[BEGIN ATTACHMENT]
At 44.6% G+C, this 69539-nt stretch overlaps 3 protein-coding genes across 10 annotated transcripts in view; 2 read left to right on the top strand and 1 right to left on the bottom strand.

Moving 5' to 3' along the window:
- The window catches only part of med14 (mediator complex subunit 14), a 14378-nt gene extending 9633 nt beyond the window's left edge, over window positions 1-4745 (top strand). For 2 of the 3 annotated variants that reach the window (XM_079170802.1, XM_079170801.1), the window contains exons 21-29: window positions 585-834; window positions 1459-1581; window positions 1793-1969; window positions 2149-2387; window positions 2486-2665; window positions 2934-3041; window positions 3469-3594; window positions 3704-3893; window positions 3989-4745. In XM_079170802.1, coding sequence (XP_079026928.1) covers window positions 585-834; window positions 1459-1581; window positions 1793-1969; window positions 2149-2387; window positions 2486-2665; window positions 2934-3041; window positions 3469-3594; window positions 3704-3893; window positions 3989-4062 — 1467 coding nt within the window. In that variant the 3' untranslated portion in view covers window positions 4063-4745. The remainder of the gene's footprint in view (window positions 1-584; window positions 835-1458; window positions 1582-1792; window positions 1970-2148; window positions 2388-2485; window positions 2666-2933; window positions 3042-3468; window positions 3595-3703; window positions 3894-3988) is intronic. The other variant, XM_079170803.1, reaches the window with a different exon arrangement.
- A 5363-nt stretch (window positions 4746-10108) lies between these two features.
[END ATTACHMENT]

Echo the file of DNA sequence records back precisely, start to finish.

At 44.6% G+C, this 69539-nt stretch overlaps 3 protein-coding genes across 10 annotated transcripts in view; 2 read left to right on the top strand and 1 right to left on the bottom strand.

Moving 5' to 3' along the window:
- The window catches only part of med14 (mediator complex subunit 14), a 14378-nt gene extending 9633 nt beyond the window's left edge, over window positions 1-4745 (top strand). For 2 of the 3 annotated variants that reach the window (XM_079170802.1, XM_079170801.1), the window contains exons 21-29: window positions 585-834; window positions 1459-1581; window positions 1793-1969; window positions 2149-2387; window positions 2486-2665; window positions 2934-3041; window positions 3469-3594; window positions 3704-3893; window positions 3989-4745. In XM_079170802.1, coding sequence (XP_079026928.1) covers window positions 585-834; window positions 1459-1581; window positions 1793-1969; window positions 2149-2387; window positions 2486-2665; window positions 2934-3041; window positions 3469-3594; window positions 3704-3893; window positions 3989-4062 — 1467 coding nt within the window. In that variant the 3' untranslated portion in view covers window positions 4063-4745. The remainder of the gene's footprint in view (window positions 1-584; window positions 835-1458; window positions 1582-1792; window positions 1970-2148; window positions 2388-2485; window positions 2666-2933; window positions 3042-3468; window positions 3595-3703; window positions 3894-3988) is intronic. The other variant, XM_079170803.1, reaches the window with a different exon arrangement.
- A 5363-nt stretch (window positions 4746-10108) lies between these two features.